Destruction of up to 180 indigenous communities in Alaska’s low lying areas, adjoining rivers and coastal areas, is almost certain. Yet US officials indicate that there will be no additional federal monies available to meet the costs of creating new settlements for these displaced people, which could cost in the case of Newtok up to $130 million.
Could the Newtok community become the first of “America’s Climate change refugees”? asks Goldenberg. An initial start in tackling the issues in Newtok has been made by identifying an area nearby where volcanic rock will provide a solid base for construction of housing and facilities.
But if the Newtok community is to survive intact, it will have to raise the money and do much of the building work itself – no mean task for a group of just 350 people.
November 2nd, 2012
You know the scene, only too well these days! You’re inside the house and have finished off a job, sent off some emails and now want to go to the shops, stretch your legs in the park, go biking or have a short fell run up Cat Bells above Derwentwater.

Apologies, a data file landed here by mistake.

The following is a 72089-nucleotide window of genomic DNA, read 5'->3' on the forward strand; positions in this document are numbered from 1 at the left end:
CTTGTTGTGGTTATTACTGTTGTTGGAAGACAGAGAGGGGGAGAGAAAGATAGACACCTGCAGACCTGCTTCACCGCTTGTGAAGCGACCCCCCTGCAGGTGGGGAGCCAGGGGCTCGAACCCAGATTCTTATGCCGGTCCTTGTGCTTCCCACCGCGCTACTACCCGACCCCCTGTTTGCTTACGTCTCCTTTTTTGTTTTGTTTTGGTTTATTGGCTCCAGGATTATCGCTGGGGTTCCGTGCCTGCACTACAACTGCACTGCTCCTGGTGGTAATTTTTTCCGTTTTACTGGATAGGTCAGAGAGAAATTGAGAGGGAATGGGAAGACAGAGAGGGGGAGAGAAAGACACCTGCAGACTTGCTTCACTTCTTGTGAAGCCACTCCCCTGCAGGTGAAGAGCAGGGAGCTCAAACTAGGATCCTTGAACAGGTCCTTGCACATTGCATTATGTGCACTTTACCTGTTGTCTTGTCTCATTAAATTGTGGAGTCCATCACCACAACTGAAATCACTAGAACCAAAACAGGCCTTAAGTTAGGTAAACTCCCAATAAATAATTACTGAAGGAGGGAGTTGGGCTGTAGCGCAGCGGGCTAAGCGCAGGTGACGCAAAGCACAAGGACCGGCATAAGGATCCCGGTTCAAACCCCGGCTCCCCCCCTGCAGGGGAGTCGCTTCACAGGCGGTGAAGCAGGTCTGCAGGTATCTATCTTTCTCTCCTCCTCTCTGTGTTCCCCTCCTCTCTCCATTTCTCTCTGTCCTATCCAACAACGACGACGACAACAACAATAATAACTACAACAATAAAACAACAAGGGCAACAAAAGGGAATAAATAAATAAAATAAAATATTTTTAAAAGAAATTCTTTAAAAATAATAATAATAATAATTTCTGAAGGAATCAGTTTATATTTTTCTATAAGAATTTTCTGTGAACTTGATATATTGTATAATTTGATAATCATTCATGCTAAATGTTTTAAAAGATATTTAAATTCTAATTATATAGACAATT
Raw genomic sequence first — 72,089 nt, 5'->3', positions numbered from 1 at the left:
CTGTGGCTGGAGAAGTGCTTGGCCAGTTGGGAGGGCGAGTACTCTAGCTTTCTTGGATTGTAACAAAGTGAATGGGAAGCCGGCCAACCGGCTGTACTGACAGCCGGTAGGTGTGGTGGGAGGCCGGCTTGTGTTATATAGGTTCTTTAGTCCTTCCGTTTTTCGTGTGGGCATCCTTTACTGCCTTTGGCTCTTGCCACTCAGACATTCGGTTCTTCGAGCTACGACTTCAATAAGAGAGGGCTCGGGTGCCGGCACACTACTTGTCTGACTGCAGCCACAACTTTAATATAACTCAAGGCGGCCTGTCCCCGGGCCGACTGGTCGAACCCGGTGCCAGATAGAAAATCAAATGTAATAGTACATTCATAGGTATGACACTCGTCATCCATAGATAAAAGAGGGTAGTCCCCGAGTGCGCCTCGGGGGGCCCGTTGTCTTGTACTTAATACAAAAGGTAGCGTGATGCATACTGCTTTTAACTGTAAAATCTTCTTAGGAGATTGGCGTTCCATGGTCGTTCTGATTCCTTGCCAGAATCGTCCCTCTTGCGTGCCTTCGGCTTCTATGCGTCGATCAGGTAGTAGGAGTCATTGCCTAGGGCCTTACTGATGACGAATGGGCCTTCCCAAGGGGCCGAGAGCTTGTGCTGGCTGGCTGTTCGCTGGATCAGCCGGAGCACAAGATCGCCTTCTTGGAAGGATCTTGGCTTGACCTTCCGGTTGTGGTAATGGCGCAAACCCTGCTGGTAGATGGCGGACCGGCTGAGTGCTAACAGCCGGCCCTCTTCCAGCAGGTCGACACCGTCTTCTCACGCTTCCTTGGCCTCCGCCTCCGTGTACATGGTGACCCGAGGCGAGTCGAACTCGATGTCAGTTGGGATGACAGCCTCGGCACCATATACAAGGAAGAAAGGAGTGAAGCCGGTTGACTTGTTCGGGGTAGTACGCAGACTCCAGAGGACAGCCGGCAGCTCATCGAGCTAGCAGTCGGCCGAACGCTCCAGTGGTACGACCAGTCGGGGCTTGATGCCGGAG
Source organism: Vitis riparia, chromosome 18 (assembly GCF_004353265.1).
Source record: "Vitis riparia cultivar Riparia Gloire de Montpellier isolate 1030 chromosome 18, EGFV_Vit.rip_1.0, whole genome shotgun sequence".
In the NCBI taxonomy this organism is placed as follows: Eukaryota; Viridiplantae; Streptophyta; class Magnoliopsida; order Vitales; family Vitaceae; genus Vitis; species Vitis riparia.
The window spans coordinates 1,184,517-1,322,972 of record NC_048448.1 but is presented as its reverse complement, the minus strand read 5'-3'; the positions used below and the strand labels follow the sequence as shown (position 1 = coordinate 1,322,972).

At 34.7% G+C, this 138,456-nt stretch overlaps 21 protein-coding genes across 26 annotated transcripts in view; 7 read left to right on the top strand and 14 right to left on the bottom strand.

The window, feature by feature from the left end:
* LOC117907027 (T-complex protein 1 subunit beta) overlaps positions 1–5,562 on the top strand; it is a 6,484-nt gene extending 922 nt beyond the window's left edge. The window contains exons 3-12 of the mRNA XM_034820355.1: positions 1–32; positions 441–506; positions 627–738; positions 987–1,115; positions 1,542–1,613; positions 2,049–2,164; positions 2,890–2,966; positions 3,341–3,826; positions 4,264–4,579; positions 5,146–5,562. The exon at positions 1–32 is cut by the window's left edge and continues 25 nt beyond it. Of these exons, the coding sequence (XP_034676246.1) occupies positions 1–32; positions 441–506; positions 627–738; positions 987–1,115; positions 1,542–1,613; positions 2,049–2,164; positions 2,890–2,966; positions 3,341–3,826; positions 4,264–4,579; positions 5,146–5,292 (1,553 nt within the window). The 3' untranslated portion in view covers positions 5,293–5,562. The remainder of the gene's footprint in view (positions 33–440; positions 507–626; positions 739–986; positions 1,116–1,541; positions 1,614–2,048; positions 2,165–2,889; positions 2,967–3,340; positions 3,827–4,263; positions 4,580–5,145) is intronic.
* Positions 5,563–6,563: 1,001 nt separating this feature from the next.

You put your hand out of the window. Is it spitting or just my imagination? You go outside and see a lot of clouds. Which way is the wind blowing? Will it pass over? Do I need a cag? How long have I got before the rain starts? The usual questions.
Well this last week, while we’ve been on the US west coast in Seattle, we’ve been introduced to the answer! It’s a new app for iPhones and iPads called Dark Sky. The design and a display are shown in the illustration opposite.
We were out in the city’s Discovery Park last weekend, with an overcast sky. Rounding a bluff as we reached the shoreline of Puget Sound, I asked my daughter ‘Is it going to rain?’ Pulling out her iPhone, she said ‘Hang on a moment. Yes I have it now. It’s saying could be sprinkling coming’. Thirty seconds later we felt the first drops! Amazing and it wasn’t the only time this happened.
The app uses GPS information for your position and deploys weather radar data and some sophisticated software and algorythms to predict type, extent and timing of the rainfall. It does not attempt to predict weather over more than one hour in advance. It is not clear how accurate it will be in very mountainous terrain where weather patterns can change very fast and unpredictably. The app was developed by a small company, kickstarter.com with financial backing from 1200 people. A detailed account and visualisation by the developers of what the app does can be found here.
It’s a must have app, but there is a snag for anyone outside the USA. It depends upon the developers getting the weather radar data, which can involve detailed and legal issues with individual countries. They want to extend the app for wider use and invite people to indicate an interest in getting the Dark Sky app in their own country.
Why not sign in and indicate your interest and country – and while you are doing that, just send me a note in our ‘Comments’ section (below) that you have done this!